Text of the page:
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Prayer Tip:

This week in the GPS guide we will look at what Jesus taught about forgiveness through several parables.  Who do you think is the hardest person of all to forgive?  The person who hurts our feelings? The person who hurts us physically, or makes our life more difficult?  I believe the person who is hardest to forgive with our whole hearts is our self.  When we pray “forgive us our trespasses,” we need to remember that God does forgive them, and we should too.  Sometimes that is the hardest forgiveness of all.

This Prayer in Brokenness, from Celtic Daily Prayer (©2002 Northumbria Community Trust), is a good one to bring our need for forgiveness and a new start to God, and also for accepting the need to forgive ourselves:

O God,
I cannot undo the past,
or make it never have happened!
– neither can You. There are some things
that are not possible even for You
– but not many!
I ask you,
and from the bottom of my heart:
Please, God
would You write straight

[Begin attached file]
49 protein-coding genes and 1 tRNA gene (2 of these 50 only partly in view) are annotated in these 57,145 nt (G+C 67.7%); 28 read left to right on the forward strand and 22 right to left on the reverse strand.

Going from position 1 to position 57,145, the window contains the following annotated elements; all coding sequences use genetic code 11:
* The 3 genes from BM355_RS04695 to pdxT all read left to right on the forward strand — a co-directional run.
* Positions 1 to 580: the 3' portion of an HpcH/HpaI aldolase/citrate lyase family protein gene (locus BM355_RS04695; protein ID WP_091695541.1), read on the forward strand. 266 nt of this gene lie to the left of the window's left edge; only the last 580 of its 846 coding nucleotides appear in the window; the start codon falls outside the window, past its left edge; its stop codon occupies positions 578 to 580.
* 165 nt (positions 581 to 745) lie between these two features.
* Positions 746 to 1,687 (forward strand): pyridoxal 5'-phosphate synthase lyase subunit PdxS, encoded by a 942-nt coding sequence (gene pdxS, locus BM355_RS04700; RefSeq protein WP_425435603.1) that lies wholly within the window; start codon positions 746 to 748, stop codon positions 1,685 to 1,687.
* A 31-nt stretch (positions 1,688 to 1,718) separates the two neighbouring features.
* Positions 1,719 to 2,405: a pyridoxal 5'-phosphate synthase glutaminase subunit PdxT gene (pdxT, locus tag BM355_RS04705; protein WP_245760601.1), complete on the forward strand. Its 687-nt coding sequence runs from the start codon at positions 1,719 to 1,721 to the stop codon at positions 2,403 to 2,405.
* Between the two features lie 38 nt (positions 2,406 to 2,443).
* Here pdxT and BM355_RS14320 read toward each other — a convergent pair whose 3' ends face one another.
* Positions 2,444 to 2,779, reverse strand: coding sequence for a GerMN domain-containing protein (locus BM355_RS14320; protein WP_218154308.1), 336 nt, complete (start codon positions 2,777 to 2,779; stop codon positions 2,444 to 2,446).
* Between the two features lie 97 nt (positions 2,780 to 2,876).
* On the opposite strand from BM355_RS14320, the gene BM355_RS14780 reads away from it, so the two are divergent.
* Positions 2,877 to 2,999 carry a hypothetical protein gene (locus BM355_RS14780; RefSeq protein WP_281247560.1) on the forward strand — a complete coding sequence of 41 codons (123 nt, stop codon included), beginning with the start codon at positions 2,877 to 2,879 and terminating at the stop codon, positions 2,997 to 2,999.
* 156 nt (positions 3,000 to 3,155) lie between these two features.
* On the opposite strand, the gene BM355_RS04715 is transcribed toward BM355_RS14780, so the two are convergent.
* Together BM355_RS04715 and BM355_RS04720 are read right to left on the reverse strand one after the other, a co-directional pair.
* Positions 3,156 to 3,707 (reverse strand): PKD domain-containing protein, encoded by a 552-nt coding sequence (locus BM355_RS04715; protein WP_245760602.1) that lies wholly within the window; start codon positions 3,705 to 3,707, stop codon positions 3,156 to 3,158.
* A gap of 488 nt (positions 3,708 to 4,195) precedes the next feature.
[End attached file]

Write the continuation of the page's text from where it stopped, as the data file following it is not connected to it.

with my crooked lines?
Out of the serious mistakes of my life
will You make something beautiful for You?
Teach me to live at peace with You,
to make peace with others
and even myself.
Give me fresh vision. Let me
experience Your love so deeply
that I am free to
face the future with a steady eye,
and strong in hope.

– Jennifer Creagar, Resurrection Prayer Ministry

The Relentless Love of God

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A couple of years ago, my husband Scott and I took a trip to a dude ranch in a very small town called French Broad River, Tennessee. First we had a lesson on how to ride inside a corral, then we went on an easy trail ride, then a more advanced trail ride, and then having proven our wrangler abilities, we were allowed to go on a cattle drive.